The Awkward Engineer, Trello, and Love of Physical Paper

Hi all!

I'm back. With an intent to be back weekly.

This post is about a dream I have to develop a perfect tool that marries the physical with the digital. In this case, I'm just talking about tools to manage my to do lists and notes. Things that I love about pen and paper include that:

  • it's always on and never runs out of batteries
  • it's distraction free
  • the resolution on pen and paper is fantastic
  • it unbelievably fast and responsive
  • it feels great

The problem with pen and paper is that it often fails to capture my workflow. It's a rare day where I'm afforded the luxury of making a single to-do list and then able to diligently work down it a single line item at a time. I'm constantly adding, subtracting, sorting, and editing my lists.

For a while, I made use of my personal magnetic Kanban board, but I found it just couldn't keep up with both my work stuff (I'm a technical program manager by day) and my personal stuff.



I tried using Trello, which does capture my workflow better (I've used it previously in small teams and loved it), but found myself struggling with distractions every time I needed to go online to use it. 

Queue the whirring sounds of invention. A ways back to using I'd hacked a script to use my thermal paper printer to print out my favorite comic strip every morning. The script broke when the underlying website changed the scraper, but I dusted it off, fixed up the script, and with the help of If This Than That and a command line Trello tool, I now have a fresh newspaper strip every morning with my personal to-do list for the day, including my calendar, the weather, and my favorite comic strip.

It prints every morning at 6:30am.



In particular, I love the morning weather report and calendar reminder because I don't need to check a smartphone, and also because I don't need to check a smartphone. (I have a love/hate relationship with technology. Mostly hate for smartphones.)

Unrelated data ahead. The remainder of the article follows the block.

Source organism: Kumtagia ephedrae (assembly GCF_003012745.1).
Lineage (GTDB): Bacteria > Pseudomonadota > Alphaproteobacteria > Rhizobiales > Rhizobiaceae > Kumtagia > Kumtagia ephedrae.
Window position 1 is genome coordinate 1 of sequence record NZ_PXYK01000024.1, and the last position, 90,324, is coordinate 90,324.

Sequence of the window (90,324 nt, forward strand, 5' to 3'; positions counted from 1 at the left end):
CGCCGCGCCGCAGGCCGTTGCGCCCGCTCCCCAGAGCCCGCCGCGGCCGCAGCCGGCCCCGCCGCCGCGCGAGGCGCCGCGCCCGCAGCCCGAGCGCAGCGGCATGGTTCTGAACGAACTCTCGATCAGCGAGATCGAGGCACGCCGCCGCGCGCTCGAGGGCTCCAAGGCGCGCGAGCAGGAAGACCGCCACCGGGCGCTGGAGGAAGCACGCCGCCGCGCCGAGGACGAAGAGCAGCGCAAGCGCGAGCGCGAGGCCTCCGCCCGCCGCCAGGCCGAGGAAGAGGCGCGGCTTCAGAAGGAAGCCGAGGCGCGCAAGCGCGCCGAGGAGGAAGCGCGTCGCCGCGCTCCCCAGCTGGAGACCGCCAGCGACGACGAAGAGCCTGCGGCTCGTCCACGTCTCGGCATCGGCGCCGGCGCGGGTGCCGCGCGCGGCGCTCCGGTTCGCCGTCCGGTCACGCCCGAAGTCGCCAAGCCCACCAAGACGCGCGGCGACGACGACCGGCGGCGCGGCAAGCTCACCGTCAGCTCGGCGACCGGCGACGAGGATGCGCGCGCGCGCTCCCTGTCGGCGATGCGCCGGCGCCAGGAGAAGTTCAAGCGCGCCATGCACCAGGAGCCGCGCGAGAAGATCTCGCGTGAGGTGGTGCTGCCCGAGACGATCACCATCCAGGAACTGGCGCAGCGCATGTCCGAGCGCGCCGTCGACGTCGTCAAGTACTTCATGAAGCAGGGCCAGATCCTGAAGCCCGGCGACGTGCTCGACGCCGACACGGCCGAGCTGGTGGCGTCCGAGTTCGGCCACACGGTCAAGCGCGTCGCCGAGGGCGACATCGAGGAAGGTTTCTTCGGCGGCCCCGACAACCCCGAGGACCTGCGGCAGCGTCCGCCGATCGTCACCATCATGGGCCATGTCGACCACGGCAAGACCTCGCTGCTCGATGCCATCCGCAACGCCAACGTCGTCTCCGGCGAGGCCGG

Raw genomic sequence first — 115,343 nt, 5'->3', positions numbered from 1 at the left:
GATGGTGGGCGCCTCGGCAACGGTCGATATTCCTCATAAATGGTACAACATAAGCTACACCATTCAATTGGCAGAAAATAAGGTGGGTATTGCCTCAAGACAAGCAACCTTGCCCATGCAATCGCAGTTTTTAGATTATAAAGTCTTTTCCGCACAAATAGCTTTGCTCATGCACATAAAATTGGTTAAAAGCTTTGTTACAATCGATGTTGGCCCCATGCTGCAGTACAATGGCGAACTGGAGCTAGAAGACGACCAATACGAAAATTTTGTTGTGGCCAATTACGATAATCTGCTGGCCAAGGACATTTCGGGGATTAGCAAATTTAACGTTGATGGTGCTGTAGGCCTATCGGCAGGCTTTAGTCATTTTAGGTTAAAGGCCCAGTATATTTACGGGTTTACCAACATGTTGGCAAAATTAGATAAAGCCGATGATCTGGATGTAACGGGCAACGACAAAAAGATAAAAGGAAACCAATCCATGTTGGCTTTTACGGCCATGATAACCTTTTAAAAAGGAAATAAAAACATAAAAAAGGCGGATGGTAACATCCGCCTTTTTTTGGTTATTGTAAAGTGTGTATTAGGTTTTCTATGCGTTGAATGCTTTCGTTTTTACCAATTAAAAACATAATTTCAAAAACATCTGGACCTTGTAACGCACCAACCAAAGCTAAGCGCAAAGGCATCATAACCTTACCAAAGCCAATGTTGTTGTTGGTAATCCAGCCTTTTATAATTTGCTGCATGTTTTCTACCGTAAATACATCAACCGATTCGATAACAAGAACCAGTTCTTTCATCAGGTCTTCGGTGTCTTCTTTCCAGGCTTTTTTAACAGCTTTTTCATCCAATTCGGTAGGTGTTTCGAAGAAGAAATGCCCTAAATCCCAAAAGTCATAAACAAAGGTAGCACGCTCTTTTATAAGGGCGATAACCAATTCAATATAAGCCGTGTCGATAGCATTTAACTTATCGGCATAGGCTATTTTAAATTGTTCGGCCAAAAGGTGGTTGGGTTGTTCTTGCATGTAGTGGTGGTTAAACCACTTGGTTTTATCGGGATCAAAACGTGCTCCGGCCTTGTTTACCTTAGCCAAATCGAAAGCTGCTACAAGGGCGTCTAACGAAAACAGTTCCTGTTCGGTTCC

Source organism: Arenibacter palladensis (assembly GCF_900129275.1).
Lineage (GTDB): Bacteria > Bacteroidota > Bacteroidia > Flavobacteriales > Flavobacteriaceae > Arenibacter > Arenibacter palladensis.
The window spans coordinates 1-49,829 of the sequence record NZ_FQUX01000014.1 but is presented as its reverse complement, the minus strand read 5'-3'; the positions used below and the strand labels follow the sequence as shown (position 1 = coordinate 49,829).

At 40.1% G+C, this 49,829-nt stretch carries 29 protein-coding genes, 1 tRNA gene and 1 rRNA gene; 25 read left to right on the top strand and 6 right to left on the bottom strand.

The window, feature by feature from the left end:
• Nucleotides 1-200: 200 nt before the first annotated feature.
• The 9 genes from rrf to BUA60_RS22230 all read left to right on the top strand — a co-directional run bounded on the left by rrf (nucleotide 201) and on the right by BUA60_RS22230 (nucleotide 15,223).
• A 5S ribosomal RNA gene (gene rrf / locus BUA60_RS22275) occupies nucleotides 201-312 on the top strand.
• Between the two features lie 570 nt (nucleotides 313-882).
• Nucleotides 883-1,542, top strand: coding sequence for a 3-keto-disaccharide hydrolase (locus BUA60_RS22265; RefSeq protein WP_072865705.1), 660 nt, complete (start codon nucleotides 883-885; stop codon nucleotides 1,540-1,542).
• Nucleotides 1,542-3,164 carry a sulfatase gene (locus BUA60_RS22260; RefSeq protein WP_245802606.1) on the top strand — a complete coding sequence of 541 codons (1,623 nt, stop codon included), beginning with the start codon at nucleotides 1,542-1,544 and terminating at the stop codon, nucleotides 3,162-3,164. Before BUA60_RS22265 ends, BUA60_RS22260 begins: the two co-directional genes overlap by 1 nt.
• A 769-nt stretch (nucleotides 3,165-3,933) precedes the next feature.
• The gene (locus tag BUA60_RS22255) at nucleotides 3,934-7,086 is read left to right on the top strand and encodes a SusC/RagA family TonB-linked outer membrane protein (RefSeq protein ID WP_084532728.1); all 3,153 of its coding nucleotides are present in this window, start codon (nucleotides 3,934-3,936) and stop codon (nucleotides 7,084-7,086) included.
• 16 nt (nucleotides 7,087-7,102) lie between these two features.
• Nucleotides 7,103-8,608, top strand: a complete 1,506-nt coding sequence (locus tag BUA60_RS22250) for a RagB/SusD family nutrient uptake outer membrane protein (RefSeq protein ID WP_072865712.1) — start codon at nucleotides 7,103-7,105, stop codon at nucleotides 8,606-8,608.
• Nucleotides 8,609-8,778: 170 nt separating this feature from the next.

The simple, automatically printer personal Trello to-do list isn't enough to keep up with my work schedule though. I ended up with something much more manual and less snazzy than my morning news strip, but so far it's proven quite effective. Here's what I do.

  1. I have Trello set up with the following columns, which I find most accurately captures my work flow as a technical program manager. To-do, Today, Tracking (Ball is in someone else's court), Meeting Scheduled, and Done.
  2. I've juiced Trello with the Swimlanes extension for chrome. My three swimlanes represent Deep Work, which both requires intense unbroken concentration and is important, (i.e. writing a technical strategy document), shallow work, which is neither difficult nor important, and finally, medium work. Medium work is unique to the nature of a program manager job, where it's important, but not difficult, and usually means following up on an issue or keeping someone accountable.
  3. I take a screenshot of my Trello board as part of my morning routine and print it on physical 8.5"x11" paper.
  4. I quickly scrawl notes on the paper throughout the day and revisit it as priorities change, new things are added, or things get finished.
  5. Each morning, I transcribe my notes back into Trello, move completed items to done, and reshuffle my priorities. The transcription is usually just a few notes and it's not that difficult. The ritual of it is now part of my routine for clearing my head and planning out my day.



This has proven remarkably effective and it leaves a literal paper trail that I occasionally look back on to see what I've accomplished, or what I was working on and when.

The real dream, of course, is to truly marry the physical and digital, where I pair a whiteboard gantry robot with some machine vision so as you write on the whiteboard, it keeps Trello up to date and vice versa. If you want to sponsor that project or work on it, let me know!


p.s. For those who remember the old typewriter, I recently got my great-grandfather's typewriter refurbished and swapped it for my old machine. The typewriter repair shop claims to be the only typewriter repair shop in the New England region and happens to be the next town over. Apparently, business is booming. Anyway, my great-grandfather's typewriter is nearly 84 years old and still works like a dream.

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